Unsporting Truth: Winning Is More Fun

Fred Alvarez is a Times staff writer

Finally, the thrill of victory. I know, it’s not supposed to matter whether you win or lose. In fact, from the day my daughter joined a youth basketball team last month, that has been my message to her.

I told her that she and her 8- and 9-year-old teammates would learn much from a little organized ball, that confidence and self-esteem are natural byproducts of learning to dribble and pass and play a zone defense.

I told her that basketball was not about salary caps or labor negotiations, the kind of stuff that spoiled the start of the NBA season, and that she would discover its true meaning as long as she tried her best and stuck to it.

Most of all, I told her to go out and have fun, that she needn’t worry about the score at the end of the game or the team’s record at the end of the season.

Down deep, where my fathering instincts still run pure, I honestly believe these things. But after two heartbreaking losses to open league play, Apple’s team finally won a game a few weeks ago. And it was glorious.


Before a capacity crowd--a couple of dozen parents packed into the tiny gym at the Boys & Girls Club in Ventura--the Liberty defeated the Kings 13-12. Apple and her nine turquoise-clad teammates counted down the final seconds and hopped up and down like rabbits when the final buzzer sounded, their long ponytails bouncing in rhythm behind them.

Parents who had spent the final minutes of the game on their feet, cheering themselves hoarse--OK, so I even prayed a little and I’m not a religious man--collapsed in the stands, wilting from the adrenaline rush of five furious periods of competition.

But in the afterglow of victory, as the girls washed down celebratory cheese crackers with swigs of fruit juice, my conscience started to seize up on me. I saw girls from the other team, who had played just as hard and wanted to win just as much, shuffle slump-shouldered from the gym, their ponytails barely bouncing at all.

And suddenly everything I had hoped my kid would learn about teamwork and sportsmanship, maybe all of those lessons I wonder whether I’ve really learned myself, started to sound hollow.

I needed help. Riddled with guilt, I went in search of someone to cleanse my scarred conscience. I needed the advice of a basketball guru, a battle-hardened veteran of youth basketball.

I needed the comfort, if not the absolution, offered by Kathy Essary.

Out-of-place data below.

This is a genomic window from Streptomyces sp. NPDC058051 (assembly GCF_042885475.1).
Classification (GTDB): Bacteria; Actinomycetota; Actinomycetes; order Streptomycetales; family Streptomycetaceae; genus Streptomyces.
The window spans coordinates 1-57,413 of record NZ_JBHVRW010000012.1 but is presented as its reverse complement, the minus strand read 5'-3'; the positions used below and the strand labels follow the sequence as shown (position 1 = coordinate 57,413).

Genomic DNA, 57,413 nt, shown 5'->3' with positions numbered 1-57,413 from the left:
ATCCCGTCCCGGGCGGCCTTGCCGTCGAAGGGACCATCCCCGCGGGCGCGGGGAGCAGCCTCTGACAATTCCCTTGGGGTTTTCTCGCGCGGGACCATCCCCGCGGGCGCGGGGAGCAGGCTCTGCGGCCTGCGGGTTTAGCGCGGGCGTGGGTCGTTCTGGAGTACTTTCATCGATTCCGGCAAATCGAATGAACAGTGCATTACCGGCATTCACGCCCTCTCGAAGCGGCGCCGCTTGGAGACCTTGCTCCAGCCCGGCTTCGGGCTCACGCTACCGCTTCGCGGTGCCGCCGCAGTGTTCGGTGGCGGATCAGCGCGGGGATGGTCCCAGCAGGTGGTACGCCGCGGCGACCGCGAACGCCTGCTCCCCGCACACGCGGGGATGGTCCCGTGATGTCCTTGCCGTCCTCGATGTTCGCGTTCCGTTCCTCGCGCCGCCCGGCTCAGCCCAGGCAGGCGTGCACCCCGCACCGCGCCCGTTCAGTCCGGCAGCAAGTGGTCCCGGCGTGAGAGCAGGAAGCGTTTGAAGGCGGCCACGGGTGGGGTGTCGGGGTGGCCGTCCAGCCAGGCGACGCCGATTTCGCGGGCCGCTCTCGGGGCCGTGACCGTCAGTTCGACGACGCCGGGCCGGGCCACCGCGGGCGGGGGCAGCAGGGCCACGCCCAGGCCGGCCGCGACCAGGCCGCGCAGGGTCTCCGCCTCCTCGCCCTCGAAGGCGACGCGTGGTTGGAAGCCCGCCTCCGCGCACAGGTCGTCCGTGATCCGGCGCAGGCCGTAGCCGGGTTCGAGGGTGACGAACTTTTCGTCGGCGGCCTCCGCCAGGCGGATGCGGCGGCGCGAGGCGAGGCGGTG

The Ventura mother of four has put all of her kids through the basketball league and now helps run the program for the city’s community services department. She has been a coach and now serves as gym supervisor on game day.

She knows what she’s talking about. She told me I needed to relax.

“I will tell you that victory is best,” said Essary, whose 17-year-old daughter, Julie, is captain and starting point guard for Ventura High School’s basketball squad after starting out years ago in the youth league.

“We always tell the kids that this is just for fun, but we have to be realistic: Winning is the most fun,” she said. “But I have seen so many kids having fun when they’re not winning ball games that I know we are doing something right.”

In fact, 1,274 youngsters--830 boys and 444 girls--are playing this season, the highest number in the 44 years the Ventura Youth Basketball Assn. has been in business. The best part of the program is that each youngster, regardless of skill level, must play at least two quarters every game. So infectious is this spirit of sportsmanship that parents often end up getting as involved in the program as their children.

That’s what happened to Chief Assistant Dist. Atty. Greg Totten. Although basketball was never his game, Totten said his daughter, Claire, demonstrated a knack for the sport while shooting around with neighborhood kids. When she asked to play last season, the veteran prosecutor decided to help coach.

He said he had the time of his life, although he admits he battled some demons of his own.

“Your instinct as a coach, as a competitive male, is to get in there and say let’s keep it going, let’s win,” he said. “But on balance, in terms of what’s most important, you try not to reveal those emotions because you know what the kids are learning is much more valuable. You want it to be an experience they will really enjoy.”

There’s nothing like a little pep talk to put things in perspective. In fact, I showed up the next Saturday strong in my new belief that only winning matters. And, of course, the Liberty promptly lost to a team with a couple of centers as tall as fifth-graders.

But what a game. Apple stole the ball once, dribbled past defenders and even earned an assist when she passed to a teammate who scored a bucket.

And whenever there was a jump ball--an amusing collection of little girls in long shorts all holding onto the ball at the same time--she was more often than not in the middle of the pile as it spilled onto the hardwood floor.

Afterward, she felt so good about her progress that we bought a candy bar to celebrate the loss. It’s funny the way things work, that the lessons you set out to teach your children often end up teaching you a whole lot about who they are and what they might become.

I know now that this is a talented kid who can master a layup while pulling down good grades, practicing the piano and playing a mean game of Monopoly.

Most important, I’ve learned that she is resilient, that victory and defeat are part of a larger journey to discover all of the things, good and bad, life has in store.

Now, if I could only get her to work on that jump shot.


Fred Alvarez is a Times staff writer. He can be reached by e-mail at